After visiting the Cathedral we drove out to the Science Centre. There are undoubtedly more systematic ways to explore the centre but we ran from exhibit to exhibit, doing the hands-on activities: trying to move an object with our minds, testing our response times, looking through a real periscope, racing against the clock. A highlight was the planetarium, which features several different shows. We saw “Back to the Moon, for good”, all about voyages to the Moon and something of an advertisement for the awesomeness of Google. It’s away from the city centre, with ample parking, loads of interactive exhibits and a planetarium.
My tip: While it’s more expensive, get a ticket that includes the planetarium and plan to spend several hours so you can have a go on all the hands-on activities before or after the show.
“Seeing the stars and the sky all around was the best part.” –my 10-year-old daughter
I fell in love with these gardens with a midcentury modern twist. The Gardens feature more than 40,000 plants and hold 13 National Plant Collections, and the main building is almost as gorgeous as the plants. You can read about it in the post I devoted to it.
We stayed the Holiday Inn Winchester, which is housed in a contemporary building 2 minutes down the hill from the Winchester Science Centre. Pluses for families: they have interconnecting rooms, family rooms, disabled rooms, and lifts for stair-free access to guest rooms. I could imagine visiting with kids as well as mobility-impaired grandparents. It has the level of comfort and cleanliness you’d expect from a Holiday Inn, and the staff were all enormously friendly. A word of warning: It’s not the right place to stay if you’re looking for local charm or a city centre vibe, or if you find things like a window from your room looking out onto the hotel atrium a bit unnerving.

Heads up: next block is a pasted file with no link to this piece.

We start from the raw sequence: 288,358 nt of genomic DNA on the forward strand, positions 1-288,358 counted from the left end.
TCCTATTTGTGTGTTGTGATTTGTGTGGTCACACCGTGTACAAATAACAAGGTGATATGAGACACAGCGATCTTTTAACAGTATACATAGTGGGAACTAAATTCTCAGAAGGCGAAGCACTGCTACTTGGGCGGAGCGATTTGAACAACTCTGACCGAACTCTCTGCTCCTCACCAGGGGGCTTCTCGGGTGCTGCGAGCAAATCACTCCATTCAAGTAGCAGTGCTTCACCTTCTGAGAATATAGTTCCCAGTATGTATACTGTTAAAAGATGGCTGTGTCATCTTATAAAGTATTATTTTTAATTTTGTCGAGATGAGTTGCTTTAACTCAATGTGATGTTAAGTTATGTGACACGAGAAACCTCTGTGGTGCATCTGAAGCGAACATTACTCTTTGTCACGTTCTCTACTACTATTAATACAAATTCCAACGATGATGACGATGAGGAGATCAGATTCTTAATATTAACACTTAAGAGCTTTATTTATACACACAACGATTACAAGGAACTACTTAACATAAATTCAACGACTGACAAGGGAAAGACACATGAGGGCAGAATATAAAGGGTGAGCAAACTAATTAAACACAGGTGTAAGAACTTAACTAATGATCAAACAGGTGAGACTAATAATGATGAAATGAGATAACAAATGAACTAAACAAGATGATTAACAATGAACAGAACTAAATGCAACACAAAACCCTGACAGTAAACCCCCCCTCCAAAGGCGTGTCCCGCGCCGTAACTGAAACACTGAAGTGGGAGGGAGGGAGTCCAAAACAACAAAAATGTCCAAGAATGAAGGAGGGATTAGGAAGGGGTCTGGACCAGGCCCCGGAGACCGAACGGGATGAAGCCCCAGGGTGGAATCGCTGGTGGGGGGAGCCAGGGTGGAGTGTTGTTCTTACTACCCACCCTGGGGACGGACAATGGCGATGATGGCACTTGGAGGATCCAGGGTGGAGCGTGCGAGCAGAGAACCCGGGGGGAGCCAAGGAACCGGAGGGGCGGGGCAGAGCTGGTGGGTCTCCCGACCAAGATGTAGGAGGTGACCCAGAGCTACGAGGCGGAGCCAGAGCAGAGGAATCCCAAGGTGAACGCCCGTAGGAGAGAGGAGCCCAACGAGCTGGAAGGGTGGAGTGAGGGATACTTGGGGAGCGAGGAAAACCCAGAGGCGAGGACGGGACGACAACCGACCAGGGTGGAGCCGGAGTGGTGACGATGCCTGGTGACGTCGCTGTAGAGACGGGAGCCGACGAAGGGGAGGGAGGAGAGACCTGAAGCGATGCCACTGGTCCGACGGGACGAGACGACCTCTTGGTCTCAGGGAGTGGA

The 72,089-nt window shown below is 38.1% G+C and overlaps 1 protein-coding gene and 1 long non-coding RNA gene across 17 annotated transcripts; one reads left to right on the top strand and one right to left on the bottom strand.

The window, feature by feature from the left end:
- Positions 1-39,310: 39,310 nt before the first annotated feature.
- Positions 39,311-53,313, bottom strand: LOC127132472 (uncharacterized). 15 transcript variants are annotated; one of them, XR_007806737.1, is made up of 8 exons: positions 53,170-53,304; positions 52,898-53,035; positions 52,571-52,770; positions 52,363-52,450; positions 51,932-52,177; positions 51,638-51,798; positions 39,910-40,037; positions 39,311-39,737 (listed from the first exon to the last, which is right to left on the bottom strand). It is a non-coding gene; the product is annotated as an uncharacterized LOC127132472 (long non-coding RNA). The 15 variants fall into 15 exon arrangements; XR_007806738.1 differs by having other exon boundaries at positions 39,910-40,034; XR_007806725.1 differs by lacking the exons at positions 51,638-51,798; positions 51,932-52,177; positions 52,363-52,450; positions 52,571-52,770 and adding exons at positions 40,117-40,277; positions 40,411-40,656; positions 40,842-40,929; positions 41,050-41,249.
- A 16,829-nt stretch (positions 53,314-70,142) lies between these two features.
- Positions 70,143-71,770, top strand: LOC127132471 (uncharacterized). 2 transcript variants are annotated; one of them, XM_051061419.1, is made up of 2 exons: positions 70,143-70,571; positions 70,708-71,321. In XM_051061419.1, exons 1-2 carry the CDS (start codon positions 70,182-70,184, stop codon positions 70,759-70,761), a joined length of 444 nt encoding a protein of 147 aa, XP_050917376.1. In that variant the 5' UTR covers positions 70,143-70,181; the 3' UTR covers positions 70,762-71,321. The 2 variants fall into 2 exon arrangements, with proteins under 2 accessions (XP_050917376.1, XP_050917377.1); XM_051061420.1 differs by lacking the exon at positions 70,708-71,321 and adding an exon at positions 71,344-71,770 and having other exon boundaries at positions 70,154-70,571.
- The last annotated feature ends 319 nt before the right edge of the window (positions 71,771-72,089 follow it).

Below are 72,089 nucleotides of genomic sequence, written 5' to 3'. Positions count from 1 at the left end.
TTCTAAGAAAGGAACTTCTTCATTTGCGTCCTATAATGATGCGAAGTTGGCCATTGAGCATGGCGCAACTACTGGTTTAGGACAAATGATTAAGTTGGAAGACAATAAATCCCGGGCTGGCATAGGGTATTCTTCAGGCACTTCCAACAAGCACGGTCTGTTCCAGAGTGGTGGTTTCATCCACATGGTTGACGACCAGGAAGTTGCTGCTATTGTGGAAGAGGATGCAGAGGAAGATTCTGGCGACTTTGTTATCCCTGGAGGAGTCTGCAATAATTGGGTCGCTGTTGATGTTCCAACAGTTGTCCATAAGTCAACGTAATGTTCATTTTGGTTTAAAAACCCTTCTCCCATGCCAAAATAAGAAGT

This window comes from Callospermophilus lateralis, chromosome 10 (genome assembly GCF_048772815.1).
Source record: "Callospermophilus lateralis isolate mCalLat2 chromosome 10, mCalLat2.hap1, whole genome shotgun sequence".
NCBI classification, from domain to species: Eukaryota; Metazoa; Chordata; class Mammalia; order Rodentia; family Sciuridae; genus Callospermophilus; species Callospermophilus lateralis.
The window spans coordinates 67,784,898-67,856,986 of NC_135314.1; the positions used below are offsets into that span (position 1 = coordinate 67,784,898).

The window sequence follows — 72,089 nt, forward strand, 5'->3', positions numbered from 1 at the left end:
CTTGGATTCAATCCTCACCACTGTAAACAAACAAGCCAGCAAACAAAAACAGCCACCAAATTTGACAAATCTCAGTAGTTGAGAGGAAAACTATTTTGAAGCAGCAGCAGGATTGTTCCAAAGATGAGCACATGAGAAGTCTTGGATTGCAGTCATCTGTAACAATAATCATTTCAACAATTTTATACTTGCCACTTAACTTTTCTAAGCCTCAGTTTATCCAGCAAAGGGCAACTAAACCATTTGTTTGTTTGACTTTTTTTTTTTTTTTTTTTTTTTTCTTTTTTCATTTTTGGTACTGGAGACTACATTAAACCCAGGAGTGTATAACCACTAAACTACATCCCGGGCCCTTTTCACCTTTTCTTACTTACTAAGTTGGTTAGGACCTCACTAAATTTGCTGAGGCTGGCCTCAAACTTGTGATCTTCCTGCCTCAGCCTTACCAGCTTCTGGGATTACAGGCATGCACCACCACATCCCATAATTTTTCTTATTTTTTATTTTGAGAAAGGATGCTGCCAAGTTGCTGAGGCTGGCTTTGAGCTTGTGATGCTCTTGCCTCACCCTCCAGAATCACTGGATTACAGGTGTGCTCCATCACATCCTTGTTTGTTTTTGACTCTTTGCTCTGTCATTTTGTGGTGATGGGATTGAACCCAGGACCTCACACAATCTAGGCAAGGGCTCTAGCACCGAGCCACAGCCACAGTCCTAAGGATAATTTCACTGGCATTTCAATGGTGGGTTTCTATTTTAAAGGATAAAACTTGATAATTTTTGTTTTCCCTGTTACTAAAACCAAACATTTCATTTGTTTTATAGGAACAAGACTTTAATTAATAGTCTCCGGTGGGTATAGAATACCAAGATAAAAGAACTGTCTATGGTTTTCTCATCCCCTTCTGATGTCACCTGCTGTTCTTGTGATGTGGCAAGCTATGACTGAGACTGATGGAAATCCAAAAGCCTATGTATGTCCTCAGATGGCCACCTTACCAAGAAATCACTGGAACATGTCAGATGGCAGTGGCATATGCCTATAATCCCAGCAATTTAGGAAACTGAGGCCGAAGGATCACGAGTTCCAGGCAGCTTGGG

The evening we stayed the hotel was also hosting a wedding, which made it pleasantly lively, although staff could not quite keep up. The next morning we had to wait to be seated for the standard buffet breakfast, which itself needed a healthy restock while around us several tables needed bussing.
We popped out to the nearby pub The Chesthut Horse, which was lovely, with a roaring fire and every table reserved for Saturday dinner. Book ahead or do what we did: get a drink and sit in the back garden.
Winchester is a bit more than an hour on a direct train from Paddington Station. Driving from Southwest London along the M4 took us about an hour and a half.
Holiday Inn Winchester
+44 (0)1962 670700
Winchester Science Centre
+44 (0)1962 863791
+44 (0)1794 369317/318
We ate at No.5 Bridge Street. The other places listed here looked good too.
No.5 Bridge Street
No.5 Bridge Street
+44 (0)1962 863838
1 Chesil St
+44 (0)1962 851555
Bishop on the Bridge
1 High St
+44 (0)1962 855111
Discover more attractions and things to do with the family at the Hampshire’s Top Attractions site.
Disclosure: We were hosted by Hampshire Attractions at the Holiday Inn Winchester and were supplied with tickets.